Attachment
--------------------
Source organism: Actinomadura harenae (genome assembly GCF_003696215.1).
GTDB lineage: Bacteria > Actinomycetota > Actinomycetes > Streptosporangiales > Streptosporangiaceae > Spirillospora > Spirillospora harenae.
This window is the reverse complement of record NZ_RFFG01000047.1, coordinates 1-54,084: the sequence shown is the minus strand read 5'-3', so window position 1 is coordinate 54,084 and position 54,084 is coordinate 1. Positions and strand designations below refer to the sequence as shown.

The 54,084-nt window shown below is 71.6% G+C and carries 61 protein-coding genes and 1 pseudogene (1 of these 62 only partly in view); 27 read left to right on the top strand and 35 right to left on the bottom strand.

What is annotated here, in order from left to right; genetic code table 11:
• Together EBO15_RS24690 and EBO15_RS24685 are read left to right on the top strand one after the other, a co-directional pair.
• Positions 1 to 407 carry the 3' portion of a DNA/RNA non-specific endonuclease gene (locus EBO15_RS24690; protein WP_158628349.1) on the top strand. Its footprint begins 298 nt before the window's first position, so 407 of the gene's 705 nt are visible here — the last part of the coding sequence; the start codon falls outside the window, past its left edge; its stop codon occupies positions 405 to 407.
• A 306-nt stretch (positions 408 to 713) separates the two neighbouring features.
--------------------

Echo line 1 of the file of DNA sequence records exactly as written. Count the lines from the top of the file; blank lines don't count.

Source organism: Actinomadura harenae (genome assembly GCF_003696215.1).